When the Ligurians re-assembled in one body, after their scattered flight, they found that a much greater number of their countrymen were lost than left alive (for there were not above ten thousand men surviving); on which they surrendered. They did not stipulate for any terms, yet entertained hopes that the consul would not treat them with greater severity than former commanders.
But he immediately took their arms from them, razed their town, and sold themselves and their effects;
and he then sent a letter to the senate, relating the services which he had performed.
When Aulus Atilius, the praetor, read this letter in the council, (for the other consul, Postumius, was absent, being employed in surveying the lands in Campania,) the proceeding appeared to the senate in a heinous light;
“that the people of Satiella, who alone, of all the Ligurian nation, had not borne arms against the Romans, should be attacked, when not offering hostilities, and even after surrendering themselves in dependence on the protection of the Roman people, should be butchered and exterminated, that so many thousands of innocent persons suffering, who had implored the protection of the Roman people, estab- [p. 1966]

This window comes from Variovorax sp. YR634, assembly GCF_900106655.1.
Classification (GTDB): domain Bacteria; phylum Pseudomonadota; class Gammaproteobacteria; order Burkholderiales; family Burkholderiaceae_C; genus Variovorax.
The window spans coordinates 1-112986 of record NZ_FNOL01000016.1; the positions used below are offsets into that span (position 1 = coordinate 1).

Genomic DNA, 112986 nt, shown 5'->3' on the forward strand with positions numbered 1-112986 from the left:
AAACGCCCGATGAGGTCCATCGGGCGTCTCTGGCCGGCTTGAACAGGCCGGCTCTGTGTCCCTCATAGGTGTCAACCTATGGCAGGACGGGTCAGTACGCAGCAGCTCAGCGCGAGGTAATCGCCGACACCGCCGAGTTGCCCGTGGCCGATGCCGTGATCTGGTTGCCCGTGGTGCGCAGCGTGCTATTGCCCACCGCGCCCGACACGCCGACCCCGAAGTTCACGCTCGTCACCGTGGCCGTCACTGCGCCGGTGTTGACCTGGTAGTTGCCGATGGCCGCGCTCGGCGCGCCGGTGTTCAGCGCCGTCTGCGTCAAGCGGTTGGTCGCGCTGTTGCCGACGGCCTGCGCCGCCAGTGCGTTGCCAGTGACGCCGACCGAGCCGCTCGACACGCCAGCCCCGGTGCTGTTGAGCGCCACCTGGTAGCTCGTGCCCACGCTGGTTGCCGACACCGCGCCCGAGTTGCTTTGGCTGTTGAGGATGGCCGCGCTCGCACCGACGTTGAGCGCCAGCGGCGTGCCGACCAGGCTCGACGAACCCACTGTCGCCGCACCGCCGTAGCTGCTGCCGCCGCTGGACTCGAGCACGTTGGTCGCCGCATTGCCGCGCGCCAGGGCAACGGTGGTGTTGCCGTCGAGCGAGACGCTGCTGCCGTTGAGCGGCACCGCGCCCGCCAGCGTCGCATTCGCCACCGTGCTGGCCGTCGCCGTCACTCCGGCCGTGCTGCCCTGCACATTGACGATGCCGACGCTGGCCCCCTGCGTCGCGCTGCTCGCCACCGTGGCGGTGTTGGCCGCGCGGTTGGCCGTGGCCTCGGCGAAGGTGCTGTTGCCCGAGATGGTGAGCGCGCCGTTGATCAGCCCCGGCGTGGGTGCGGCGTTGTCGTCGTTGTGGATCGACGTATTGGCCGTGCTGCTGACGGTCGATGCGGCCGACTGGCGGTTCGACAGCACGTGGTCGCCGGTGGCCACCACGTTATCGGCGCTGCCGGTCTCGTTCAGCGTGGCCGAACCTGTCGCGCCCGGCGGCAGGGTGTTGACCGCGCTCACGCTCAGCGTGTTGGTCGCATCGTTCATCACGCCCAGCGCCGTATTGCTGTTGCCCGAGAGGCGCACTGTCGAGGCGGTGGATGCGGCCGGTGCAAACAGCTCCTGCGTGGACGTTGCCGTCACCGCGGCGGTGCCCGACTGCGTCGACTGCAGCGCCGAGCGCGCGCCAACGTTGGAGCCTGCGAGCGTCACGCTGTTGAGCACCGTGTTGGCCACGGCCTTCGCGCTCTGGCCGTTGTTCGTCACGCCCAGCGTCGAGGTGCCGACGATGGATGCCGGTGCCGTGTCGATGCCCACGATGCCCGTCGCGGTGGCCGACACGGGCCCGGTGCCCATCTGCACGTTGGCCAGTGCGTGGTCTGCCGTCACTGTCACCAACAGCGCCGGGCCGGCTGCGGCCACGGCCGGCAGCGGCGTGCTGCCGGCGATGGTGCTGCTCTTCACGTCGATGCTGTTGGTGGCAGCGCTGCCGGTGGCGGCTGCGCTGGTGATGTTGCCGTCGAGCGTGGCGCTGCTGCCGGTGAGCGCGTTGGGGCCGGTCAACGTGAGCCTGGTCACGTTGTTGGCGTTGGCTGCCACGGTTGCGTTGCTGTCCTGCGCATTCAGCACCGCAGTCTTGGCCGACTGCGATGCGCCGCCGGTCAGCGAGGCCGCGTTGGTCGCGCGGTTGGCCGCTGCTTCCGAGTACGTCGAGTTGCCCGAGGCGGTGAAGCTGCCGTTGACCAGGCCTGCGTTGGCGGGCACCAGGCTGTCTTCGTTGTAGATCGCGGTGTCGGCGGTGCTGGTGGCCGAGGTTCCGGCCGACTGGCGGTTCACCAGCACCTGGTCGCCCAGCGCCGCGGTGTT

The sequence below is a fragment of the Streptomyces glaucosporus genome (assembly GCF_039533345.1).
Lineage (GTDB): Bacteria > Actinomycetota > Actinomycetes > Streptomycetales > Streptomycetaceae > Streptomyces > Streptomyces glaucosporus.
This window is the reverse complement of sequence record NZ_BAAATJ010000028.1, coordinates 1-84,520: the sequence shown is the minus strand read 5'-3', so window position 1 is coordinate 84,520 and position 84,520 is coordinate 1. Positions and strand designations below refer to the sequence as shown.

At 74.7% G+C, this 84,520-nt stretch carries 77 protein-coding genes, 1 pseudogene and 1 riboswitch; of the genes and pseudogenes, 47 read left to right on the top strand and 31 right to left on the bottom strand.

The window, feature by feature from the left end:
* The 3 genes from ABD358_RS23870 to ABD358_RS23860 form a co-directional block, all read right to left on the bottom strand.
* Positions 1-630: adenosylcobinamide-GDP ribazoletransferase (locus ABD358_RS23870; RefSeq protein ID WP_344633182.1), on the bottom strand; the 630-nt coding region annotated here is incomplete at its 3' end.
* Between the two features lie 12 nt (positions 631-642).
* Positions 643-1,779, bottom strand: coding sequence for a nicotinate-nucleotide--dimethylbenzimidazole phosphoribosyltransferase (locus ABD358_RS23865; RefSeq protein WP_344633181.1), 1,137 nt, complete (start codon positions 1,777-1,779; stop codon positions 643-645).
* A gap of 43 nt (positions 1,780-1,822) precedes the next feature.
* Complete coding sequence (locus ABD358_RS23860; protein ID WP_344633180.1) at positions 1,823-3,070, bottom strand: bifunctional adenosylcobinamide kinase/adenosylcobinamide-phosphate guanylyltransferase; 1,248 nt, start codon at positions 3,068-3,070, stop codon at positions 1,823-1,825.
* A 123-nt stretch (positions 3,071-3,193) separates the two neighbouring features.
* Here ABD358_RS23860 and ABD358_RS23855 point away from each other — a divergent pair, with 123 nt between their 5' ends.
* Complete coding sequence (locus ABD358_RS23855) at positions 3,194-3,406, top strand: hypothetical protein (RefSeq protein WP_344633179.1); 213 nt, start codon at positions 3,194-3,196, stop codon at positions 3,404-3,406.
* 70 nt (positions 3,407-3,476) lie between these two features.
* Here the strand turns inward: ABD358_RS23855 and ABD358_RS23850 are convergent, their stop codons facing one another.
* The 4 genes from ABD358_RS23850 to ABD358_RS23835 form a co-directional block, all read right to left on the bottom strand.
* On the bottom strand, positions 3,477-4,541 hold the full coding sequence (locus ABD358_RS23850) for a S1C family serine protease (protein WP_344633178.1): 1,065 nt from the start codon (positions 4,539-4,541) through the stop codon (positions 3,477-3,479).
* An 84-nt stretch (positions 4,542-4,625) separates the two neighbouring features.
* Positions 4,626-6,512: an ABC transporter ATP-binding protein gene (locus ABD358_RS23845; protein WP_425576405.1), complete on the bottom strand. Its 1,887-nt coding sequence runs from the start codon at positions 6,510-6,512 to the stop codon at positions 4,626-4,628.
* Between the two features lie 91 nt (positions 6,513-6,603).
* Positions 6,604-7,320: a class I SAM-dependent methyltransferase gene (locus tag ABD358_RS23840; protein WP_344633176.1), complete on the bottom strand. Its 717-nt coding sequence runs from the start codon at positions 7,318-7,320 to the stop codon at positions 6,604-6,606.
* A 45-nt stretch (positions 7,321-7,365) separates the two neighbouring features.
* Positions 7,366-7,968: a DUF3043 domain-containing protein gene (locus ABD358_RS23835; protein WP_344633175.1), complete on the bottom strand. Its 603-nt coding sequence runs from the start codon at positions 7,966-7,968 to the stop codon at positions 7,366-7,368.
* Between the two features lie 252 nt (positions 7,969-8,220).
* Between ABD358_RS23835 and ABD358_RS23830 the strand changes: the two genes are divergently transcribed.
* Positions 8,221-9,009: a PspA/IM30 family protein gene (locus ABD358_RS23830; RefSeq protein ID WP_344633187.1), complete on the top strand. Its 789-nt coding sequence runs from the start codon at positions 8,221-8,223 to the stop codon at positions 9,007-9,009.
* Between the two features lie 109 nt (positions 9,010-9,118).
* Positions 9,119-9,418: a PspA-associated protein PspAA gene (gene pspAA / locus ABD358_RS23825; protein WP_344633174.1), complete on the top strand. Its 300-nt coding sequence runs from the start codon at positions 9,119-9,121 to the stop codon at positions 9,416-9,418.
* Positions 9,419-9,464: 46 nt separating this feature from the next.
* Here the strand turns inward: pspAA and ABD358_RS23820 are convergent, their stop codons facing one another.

lished the worst possible precedent, calculated to deter any one from ever venturing to surrender to them;
dragged as they were away into various parts of the country, and made slaves to those who were formerly the avowed enemies of Rome, though now reduced to quiet.
That for these reasons the senate ordered, that the consul, Marcus Popilius, should reinstate the Ligurians in their liberty, repaying the purchase-money to the buyers, and should likewise use his best endeavours to recover and restore their effects.
That arms should be made for them, as soon as possible; and that the consul should not depart from his province before he restored to their country the Ligurians that had surrendered. That victory derived its lustre from conquering the enemy in arms, not from cruelty to the vanquished.”